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Surreal, Sexy, Sinister: Marta Astfalck-Vietz

Marta Astfalck-Vietz, Self-portrait (standing nude; black halo), c. 1926, courtesy of Berlinische Galerie, Berlin, Germany

Marta Astfalck-Vietz, Self-portrait (standing nude; black halo), c. 1926, courtesy of Berlinische Galerie, Berlin, Germany

Samuel P. Harn Museum of Art - Gainesville

By Raisa Clavijo

This is the first exhibition outside of Germany of the Berlin photographer Marta Astfalck-Vietz (1901-1993). The works, mainly self-portraits, demonstrate her personal response to the political, social and sexual transformations that defined Germany after WWI.

The pieces included here survived the destruction of her archive when a bomb struck her house in 1943. The files that survived were discovered by the curator Janos Frecot in 1989 and are currently kept at the Berlinische Gallery. Unfortunately the original negatives are damaged and in no condition to travel; however, this is an opportunity to see reproductions of these works that are a valuable contribution to the history of avant-garde Berlin.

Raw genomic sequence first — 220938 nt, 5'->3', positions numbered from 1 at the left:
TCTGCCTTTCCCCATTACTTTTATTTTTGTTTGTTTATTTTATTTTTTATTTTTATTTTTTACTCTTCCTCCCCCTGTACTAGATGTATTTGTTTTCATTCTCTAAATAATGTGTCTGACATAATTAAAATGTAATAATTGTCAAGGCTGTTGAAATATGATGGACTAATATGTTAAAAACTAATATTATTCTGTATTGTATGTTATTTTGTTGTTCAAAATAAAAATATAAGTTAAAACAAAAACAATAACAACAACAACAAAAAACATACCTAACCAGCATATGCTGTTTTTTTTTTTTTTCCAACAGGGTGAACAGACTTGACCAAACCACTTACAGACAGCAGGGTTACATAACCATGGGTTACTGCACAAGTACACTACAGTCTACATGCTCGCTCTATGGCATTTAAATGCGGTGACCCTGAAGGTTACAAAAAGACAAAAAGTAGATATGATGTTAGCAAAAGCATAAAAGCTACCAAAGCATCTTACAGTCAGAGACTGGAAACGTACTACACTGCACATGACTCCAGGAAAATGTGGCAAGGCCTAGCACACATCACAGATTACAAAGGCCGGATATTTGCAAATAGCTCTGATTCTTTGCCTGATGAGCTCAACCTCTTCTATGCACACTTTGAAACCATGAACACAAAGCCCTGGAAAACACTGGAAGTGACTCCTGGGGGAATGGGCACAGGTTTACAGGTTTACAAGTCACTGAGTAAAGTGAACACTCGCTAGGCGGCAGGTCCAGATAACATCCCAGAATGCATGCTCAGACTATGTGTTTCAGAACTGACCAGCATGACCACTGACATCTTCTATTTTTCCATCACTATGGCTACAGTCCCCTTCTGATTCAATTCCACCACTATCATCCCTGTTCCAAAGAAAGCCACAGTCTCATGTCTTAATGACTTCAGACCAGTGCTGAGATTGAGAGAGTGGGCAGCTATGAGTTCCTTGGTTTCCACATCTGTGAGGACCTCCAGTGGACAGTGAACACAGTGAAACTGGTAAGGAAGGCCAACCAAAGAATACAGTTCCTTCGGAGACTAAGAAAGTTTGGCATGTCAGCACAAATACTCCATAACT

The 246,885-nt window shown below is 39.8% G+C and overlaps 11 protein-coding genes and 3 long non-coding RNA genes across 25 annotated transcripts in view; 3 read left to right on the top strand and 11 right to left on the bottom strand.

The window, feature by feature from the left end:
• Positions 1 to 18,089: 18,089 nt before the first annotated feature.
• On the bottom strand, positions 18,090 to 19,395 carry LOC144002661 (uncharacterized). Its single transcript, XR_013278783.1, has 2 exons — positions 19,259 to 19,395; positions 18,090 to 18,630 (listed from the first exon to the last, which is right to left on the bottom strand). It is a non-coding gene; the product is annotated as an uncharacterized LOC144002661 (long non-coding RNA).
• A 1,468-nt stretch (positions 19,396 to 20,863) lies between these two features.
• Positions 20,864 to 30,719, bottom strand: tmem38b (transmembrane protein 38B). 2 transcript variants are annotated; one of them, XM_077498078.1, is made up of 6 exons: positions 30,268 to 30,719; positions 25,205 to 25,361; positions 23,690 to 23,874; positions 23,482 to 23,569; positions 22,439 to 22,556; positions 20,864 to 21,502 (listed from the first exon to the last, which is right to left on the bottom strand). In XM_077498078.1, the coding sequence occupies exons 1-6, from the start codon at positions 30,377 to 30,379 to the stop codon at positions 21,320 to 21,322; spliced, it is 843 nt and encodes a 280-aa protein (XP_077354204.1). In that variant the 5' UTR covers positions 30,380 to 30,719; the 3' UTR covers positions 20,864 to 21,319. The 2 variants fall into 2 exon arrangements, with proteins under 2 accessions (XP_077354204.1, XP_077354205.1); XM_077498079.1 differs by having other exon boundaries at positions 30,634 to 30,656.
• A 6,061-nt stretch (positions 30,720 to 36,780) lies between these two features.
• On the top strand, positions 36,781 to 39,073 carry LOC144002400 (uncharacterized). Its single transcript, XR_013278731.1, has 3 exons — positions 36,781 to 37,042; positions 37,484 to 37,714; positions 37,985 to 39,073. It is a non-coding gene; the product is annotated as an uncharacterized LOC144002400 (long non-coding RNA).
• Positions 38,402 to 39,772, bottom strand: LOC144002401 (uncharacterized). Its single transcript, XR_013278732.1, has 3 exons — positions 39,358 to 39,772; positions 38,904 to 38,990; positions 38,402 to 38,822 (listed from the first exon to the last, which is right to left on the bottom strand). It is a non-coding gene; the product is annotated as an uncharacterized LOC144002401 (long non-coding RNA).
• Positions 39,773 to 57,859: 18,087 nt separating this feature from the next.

In these works, objects come alive, conveying an atmosphere of fantasy, transmitting feelings of loneliness, a desire to live, the pain of lost love. Berlin emerges as a mythologized city seen through the bittersweet lens of a woman. Through April 28, 2013.

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